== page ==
By Geordie Bull
When I was 16, my mum took me to a naturopath to deal with a cyst on my left cheek.
Frustratingly, it had grown back after being removed by an expensive plastic surgeon a year before. I was freaking out because, as a teenager, a visible lump on the face was clearly a disaster.
While the naturopath did her job of concocting a potion of herbs, she also gifted me with something I believe was infinitely more powerful. She listened to me.
Back then, no medical professional (or anyone, really) had asked me deep questions and listened as I poured out my angst over ex-boyfriends, school work and friends – without offering advice or judgement. Upon leaving, I had no idea if her potion would work, but I felt noticeably lighter.
Six months later, the cyst had completely disappeared.
I never knew whether it was the herbs that did it or the fact that the naturopath facilitated the integration of my complex emotions, but I intuited that it was the latter.
This experience kick-started in me a desire to learn more about emotions and how they affect the physical body, leading me to the work of Louise Hay, Deepak Chopra and more.
At the time, these now famous teachers were considered cutting edge in revealing the mind/body connection (something eastern cultures have long known) to the western world. Nowadays, with considerable scientific research on board, the link is championed by top scientists and doctors like Bruce Lipton and Joe Dispenza.
Yet, in my observation, most people don’t know how to take care of their emotional health on a daily basis. When women come to me for help and advice with relationships, self-worth and motherhood, the first thing I teach them is how to nurture their emotional wellbeing. I know that when this part of the puzzle is taken care of, the rest of the pieces – from relationships to physical health – often fall into place.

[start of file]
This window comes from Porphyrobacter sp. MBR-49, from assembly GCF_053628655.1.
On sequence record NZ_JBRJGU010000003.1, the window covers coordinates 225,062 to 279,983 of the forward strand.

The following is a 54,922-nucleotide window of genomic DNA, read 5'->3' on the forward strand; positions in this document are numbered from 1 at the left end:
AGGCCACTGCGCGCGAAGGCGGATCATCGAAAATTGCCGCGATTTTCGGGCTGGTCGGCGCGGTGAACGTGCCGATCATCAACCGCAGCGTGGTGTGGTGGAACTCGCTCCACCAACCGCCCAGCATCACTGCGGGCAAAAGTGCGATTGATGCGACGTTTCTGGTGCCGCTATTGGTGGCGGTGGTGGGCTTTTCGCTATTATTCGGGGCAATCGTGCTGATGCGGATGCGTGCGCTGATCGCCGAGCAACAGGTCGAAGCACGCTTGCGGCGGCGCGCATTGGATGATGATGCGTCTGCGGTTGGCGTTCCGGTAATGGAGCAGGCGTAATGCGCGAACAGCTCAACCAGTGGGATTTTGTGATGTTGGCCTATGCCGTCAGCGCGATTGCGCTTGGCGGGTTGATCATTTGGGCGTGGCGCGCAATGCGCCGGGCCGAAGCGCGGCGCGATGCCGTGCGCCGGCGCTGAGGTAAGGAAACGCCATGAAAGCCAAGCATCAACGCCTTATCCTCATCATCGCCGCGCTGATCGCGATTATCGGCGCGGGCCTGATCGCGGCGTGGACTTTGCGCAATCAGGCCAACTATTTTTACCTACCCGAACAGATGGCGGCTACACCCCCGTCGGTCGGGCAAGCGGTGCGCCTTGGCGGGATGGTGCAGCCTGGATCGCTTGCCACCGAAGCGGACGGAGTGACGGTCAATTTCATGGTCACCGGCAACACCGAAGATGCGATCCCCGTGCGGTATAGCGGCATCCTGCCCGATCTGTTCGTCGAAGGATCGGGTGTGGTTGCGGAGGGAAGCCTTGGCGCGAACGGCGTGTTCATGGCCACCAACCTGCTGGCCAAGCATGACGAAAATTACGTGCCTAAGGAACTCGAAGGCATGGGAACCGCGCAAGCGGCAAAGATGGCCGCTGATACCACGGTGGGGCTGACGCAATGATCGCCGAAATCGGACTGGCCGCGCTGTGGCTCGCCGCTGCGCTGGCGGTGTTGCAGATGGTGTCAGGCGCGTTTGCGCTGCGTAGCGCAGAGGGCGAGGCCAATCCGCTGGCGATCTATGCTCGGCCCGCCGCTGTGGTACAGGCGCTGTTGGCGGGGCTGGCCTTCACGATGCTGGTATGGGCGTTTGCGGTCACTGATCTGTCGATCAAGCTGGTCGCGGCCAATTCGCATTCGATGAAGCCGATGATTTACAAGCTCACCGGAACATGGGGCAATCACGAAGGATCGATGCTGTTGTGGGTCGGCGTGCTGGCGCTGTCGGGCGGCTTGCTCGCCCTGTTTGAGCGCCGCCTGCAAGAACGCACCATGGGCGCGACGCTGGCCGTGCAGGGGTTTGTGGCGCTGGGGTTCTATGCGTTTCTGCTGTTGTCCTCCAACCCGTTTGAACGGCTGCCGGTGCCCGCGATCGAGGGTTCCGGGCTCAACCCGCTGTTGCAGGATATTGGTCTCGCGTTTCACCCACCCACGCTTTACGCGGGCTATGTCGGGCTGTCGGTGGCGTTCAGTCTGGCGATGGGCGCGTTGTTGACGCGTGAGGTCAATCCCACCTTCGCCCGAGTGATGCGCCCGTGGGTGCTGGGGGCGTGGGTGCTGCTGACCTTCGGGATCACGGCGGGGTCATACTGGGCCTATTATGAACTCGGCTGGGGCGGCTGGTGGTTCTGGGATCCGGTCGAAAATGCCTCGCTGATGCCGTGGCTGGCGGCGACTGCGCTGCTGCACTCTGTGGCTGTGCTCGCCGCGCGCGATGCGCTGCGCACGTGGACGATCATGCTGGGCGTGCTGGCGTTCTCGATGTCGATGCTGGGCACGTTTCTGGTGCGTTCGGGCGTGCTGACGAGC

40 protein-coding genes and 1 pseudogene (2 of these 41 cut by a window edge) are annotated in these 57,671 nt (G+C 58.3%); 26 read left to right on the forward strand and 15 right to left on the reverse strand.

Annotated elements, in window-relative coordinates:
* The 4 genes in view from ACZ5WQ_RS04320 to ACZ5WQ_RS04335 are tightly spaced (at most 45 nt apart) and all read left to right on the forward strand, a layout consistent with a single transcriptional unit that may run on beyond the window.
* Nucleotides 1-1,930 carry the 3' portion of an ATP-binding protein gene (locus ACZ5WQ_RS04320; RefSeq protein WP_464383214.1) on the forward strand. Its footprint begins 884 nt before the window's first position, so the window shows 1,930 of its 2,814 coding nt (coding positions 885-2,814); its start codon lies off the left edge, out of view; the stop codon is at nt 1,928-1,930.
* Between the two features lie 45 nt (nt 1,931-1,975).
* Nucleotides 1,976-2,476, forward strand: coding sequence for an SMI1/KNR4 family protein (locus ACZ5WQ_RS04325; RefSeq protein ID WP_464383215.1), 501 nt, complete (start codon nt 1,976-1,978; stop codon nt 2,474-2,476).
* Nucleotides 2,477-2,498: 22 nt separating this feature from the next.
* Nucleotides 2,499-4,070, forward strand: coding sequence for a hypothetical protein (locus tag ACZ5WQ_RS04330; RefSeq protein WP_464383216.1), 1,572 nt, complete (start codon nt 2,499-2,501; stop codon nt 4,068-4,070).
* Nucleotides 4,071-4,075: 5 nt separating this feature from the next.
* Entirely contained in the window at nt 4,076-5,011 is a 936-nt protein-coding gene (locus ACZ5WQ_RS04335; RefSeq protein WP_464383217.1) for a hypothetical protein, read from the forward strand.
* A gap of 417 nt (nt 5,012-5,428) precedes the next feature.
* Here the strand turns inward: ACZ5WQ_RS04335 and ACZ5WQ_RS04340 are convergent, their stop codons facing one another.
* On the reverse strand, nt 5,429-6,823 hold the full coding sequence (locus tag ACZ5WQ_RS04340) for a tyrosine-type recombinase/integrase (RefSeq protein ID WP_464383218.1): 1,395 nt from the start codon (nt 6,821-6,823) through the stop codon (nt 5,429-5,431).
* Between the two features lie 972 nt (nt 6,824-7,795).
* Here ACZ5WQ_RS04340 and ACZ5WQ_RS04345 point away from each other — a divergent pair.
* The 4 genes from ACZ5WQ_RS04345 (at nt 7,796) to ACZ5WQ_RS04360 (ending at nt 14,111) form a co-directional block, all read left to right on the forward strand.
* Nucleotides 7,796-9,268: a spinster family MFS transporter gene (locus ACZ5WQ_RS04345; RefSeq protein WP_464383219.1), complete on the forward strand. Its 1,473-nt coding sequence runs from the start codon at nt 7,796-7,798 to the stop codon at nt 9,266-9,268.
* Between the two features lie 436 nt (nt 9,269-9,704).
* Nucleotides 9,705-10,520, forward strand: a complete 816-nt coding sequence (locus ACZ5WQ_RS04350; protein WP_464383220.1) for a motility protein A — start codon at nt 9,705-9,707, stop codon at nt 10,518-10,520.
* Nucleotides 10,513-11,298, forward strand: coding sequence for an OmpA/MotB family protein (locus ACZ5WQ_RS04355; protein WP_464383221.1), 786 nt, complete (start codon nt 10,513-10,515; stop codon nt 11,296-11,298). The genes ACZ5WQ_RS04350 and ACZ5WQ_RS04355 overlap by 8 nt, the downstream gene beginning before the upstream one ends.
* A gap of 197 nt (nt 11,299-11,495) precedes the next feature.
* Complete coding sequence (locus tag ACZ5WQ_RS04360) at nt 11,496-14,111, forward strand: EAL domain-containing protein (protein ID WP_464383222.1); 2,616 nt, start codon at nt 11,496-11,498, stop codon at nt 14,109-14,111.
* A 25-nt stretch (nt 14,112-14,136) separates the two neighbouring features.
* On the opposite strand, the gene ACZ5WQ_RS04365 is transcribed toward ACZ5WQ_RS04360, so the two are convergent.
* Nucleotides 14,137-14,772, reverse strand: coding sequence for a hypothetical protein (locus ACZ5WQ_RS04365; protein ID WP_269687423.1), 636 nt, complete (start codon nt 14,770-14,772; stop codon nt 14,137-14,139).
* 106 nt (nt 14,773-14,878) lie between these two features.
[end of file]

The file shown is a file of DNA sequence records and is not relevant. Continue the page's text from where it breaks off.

Whether you’re struggling with physical symptoms, relationship challenges or parenting issues, the foundation for healing and moving through them can be found in nurturing your own emotional wellbeing first.
Here are 5 ways to begin tending to your emotional health right now:
1. Understand that the purpose of emotions is communication (not to ruin your life!)
Most people have been taught to deal with negative emotions through denial, distraction or numbing. As you probably realise, none of these methods work in ‘getting rid’ of the emotions, they just pop back up – often in the form of physical symptoms.
The reason for this is that emotions are your body’s way of communicating something important. If you’re feeling a strong negative emotion it means that your thoughts, behaviours or habits aren’t intuitively aligning and you need to explore them.
Instead of pushing the emotion away, practice the habit of asking what its message is through journal writing or speaking to an experienced counsellor or coach. When the message is received and integrated, the messenger can rest, knowing it has been fully heard.